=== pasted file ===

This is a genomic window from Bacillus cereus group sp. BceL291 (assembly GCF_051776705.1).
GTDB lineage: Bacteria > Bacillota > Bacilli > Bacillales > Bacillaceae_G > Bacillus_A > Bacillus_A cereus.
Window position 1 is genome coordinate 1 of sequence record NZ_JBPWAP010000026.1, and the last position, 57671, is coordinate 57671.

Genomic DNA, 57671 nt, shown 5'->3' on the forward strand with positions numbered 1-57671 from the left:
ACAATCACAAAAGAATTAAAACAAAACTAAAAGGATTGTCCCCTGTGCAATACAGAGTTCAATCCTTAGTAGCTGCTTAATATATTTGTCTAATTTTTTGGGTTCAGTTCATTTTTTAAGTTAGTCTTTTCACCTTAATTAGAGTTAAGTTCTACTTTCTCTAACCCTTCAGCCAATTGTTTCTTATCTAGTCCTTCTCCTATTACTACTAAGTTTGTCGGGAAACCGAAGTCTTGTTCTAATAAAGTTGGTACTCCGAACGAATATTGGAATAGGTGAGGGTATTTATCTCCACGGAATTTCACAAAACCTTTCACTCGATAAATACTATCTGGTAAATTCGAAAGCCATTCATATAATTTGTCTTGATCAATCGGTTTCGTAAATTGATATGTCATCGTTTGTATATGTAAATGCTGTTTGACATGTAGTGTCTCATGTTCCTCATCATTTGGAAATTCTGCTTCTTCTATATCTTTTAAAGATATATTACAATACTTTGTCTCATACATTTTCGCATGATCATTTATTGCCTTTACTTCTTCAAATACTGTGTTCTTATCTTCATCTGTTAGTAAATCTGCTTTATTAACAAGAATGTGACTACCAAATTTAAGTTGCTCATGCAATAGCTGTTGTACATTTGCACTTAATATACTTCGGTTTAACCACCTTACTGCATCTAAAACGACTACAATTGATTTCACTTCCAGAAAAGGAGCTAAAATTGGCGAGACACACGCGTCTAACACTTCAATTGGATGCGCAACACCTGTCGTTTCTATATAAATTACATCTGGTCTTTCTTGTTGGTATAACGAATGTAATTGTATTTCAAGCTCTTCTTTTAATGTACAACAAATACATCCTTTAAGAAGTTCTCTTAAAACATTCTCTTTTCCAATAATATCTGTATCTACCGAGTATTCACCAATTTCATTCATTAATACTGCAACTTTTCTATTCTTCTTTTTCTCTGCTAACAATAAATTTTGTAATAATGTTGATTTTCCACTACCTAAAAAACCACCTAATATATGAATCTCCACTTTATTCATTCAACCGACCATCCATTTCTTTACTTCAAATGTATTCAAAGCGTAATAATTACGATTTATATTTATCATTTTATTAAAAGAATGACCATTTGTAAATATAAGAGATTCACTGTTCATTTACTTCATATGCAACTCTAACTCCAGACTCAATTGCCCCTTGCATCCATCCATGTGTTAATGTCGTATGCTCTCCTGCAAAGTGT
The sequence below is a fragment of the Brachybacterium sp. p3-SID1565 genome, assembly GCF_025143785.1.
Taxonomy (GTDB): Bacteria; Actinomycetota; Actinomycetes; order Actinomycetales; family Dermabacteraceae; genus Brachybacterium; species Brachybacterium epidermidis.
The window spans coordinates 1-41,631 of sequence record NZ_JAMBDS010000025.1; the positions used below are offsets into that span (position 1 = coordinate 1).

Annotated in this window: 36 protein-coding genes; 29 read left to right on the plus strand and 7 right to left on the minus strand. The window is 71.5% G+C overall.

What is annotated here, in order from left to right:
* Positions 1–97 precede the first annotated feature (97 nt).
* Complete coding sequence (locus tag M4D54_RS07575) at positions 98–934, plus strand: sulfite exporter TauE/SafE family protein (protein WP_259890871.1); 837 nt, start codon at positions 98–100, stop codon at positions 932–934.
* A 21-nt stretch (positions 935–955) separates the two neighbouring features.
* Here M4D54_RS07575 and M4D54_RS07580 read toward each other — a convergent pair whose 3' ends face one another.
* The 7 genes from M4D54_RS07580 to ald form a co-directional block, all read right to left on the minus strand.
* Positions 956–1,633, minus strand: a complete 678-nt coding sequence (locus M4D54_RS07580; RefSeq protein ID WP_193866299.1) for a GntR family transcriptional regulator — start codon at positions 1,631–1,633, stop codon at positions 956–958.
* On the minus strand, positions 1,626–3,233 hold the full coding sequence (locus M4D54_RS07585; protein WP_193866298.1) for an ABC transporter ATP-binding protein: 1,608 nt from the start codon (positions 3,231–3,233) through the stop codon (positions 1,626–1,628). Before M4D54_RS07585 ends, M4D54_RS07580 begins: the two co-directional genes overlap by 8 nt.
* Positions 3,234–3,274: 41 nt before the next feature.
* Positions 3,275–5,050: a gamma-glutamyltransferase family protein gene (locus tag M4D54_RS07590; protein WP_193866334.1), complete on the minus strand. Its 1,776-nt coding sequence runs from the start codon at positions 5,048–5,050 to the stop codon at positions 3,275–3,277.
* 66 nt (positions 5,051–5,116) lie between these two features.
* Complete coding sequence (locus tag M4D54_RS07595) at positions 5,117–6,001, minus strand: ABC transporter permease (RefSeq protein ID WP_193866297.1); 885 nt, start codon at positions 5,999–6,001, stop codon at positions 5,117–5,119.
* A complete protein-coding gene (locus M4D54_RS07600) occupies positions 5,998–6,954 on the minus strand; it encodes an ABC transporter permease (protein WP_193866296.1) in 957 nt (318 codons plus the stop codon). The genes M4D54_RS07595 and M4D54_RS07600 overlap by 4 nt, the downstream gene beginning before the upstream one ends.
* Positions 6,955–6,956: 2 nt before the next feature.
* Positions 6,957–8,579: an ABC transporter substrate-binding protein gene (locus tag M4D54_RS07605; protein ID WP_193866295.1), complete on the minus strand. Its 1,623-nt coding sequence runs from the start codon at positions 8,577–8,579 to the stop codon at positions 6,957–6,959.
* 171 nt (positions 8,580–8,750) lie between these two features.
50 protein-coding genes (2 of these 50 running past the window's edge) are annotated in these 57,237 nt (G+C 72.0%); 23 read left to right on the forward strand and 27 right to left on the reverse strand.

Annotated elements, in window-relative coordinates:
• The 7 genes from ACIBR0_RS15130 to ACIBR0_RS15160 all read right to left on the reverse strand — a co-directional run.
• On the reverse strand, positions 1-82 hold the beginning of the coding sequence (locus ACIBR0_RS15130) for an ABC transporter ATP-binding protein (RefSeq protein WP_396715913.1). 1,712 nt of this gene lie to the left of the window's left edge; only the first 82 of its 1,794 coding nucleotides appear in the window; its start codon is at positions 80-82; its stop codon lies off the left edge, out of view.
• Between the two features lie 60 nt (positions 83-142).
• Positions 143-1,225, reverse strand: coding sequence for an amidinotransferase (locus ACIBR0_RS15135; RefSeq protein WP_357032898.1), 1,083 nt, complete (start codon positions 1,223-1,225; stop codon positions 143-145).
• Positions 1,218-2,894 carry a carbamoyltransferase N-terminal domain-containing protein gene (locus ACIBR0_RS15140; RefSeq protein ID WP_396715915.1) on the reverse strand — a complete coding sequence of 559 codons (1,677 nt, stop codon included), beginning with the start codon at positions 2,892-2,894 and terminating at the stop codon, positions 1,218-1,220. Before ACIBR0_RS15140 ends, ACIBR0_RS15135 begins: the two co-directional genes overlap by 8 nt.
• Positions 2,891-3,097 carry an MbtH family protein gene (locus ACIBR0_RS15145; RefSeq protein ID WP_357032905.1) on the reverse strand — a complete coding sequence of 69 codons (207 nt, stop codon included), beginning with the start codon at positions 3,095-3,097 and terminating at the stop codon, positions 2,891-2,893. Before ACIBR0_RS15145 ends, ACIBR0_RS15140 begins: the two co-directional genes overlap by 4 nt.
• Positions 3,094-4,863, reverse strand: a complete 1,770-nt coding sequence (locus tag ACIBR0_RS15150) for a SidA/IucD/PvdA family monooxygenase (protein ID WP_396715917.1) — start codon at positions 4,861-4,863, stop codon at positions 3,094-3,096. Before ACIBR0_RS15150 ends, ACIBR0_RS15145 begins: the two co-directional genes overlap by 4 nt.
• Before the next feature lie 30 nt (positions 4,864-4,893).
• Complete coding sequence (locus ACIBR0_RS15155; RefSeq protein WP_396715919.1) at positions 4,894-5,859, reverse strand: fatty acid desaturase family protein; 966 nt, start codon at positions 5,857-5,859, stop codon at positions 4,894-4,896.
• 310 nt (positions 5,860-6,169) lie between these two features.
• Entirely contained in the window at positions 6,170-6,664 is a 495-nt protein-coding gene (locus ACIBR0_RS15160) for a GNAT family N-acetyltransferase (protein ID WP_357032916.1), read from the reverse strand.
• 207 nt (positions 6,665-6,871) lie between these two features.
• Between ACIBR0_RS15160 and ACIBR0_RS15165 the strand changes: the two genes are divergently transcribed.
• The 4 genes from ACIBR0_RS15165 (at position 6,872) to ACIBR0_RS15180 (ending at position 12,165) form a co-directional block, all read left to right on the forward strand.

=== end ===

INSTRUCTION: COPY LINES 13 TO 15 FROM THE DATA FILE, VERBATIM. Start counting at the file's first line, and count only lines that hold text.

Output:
* A 21-nt stretch (positions 935–955) separates the two neighbouring features.
* Here M4D54_RS07575 and M4D54_RS07580 read toward each other — a convergent pair whose 3' ends face one another.
* The 7 genes from M4D54_RS07580 to ald form a co-directional block, all read right to left on the minus strand.